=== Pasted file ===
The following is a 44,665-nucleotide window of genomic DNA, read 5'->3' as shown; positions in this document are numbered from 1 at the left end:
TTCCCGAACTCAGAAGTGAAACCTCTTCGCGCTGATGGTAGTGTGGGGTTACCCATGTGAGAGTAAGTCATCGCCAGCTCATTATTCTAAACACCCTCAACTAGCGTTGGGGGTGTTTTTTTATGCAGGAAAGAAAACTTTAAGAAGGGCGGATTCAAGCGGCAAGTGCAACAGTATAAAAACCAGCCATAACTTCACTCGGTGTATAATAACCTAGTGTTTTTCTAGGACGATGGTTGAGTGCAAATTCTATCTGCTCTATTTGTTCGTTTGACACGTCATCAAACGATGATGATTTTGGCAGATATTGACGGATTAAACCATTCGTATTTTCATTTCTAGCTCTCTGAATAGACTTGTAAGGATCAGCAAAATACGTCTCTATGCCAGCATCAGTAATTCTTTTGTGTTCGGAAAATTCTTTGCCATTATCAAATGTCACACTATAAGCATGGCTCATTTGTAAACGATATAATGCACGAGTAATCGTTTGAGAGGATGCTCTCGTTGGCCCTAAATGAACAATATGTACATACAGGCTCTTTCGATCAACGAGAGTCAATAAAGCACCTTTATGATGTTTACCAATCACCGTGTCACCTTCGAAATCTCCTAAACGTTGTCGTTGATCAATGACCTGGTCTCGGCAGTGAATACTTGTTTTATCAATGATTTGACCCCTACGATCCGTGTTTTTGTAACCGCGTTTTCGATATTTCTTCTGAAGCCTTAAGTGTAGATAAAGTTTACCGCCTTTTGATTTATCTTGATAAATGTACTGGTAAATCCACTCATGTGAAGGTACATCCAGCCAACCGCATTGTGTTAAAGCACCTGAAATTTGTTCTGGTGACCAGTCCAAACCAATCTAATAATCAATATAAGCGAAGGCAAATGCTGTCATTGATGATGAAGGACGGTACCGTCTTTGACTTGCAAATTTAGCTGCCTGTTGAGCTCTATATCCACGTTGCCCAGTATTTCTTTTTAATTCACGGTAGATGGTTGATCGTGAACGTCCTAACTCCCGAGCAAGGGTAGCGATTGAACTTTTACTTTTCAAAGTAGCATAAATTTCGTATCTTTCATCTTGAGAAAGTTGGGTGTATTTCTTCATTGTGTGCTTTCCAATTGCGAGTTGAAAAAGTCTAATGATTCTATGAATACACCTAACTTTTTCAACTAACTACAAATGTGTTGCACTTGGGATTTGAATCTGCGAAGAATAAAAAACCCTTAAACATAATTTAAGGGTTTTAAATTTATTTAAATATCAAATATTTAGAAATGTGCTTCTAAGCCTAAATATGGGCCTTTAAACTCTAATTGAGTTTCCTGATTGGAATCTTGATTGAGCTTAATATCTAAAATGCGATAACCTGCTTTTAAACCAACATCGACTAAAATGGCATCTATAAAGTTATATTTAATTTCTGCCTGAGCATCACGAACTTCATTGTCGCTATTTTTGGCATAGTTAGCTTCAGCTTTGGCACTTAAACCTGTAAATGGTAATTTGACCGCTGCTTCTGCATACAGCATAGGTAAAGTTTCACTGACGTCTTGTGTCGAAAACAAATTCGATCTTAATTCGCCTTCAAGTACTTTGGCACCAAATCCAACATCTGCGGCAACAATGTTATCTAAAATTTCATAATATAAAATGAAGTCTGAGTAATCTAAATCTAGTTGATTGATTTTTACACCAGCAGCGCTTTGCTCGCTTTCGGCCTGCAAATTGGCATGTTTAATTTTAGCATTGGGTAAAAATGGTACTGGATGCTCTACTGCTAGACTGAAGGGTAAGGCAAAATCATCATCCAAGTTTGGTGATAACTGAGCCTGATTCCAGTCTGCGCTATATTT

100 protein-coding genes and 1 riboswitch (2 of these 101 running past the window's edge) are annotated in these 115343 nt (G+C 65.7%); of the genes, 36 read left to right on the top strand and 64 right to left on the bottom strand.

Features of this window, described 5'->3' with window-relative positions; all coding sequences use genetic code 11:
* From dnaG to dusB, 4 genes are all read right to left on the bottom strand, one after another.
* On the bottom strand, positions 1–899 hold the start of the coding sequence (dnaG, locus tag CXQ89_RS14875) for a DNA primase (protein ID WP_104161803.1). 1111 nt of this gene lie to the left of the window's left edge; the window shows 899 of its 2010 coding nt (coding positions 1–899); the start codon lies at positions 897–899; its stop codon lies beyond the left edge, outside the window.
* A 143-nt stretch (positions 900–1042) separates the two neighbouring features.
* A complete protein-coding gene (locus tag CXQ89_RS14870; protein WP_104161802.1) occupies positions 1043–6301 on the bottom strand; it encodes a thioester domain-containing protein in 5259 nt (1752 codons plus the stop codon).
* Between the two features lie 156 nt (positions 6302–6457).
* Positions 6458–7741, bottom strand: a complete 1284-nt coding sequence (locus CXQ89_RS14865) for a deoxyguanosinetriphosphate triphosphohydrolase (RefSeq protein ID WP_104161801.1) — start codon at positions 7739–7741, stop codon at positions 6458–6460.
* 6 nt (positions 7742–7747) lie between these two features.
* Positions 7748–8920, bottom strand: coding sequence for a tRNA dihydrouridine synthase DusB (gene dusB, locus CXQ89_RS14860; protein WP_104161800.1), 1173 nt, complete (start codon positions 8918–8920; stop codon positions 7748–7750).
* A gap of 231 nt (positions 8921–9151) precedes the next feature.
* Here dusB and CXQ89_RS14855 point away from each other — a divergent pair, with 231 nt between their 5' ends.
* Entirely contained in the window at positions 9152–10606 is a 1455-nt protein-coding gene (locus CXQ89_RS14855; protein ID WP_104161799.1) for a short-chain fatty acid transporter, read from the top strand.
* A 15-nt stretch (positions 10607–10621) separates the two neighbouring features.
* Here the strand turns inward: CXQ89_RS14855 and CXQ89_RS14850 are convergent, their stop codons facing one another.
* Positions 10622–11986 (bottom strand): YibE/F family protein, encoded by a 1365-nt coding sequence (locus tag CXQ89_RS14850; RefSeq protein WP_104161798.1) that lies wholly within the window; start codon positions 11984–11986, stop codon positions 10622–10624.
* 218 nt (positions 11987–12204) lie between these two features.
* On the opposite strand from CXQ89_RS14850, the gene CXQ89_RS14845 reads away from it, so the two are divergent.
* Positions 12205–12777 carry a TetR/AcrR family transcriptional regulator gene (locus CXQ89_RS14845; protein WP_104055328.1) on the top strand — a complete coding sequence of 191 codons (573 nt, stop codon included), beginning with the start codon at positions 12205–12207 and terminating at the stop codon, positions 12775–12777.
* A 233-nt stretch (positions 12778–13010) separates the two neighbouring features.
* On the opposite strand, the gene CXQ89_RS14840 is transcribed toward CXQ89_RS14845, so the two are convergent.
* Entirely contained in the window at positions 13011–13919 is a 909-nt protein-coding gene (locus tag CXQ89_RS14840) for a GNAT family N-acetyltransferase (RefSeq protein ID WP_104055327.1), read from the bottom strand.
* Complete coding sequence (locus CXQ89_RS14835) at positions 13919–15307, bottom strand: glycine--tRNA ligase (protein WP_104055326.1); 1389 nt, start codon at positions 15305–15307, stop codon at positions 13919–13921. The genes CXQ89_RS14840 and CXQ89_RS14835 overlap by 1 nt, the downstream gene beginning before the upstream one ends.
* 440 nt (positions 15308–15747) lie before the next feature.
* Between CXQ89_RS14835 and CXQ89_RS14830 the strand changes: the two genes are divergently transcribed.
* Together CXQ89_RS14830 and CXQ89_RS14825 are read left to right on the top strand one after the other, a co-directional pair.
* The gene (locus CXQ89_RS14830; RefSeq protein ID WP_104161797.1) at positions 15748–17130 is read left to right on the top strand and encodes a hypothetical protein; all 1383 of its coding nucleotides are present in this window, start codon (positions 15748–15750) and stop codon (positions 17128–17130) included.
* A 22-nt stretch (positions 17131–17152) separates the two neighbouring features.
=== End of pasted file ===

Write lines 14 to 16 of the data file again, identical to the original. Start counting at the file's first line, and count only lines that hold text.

* Here dusB and CXQ89_RS14855 point away from each other — a divergent pair, with 231 nt between their 5' ends.
* Entirely contained in the window at positions 9152–10606 is a 1455-nt protein-coding gene (locus CXQ89_RS14855; protein ID WP_104161799.1) for a short-chain fatty acid transporter, read from the top strand.
* A 15-nt stretch (positions 10607–10621) separates the two neighbouring features.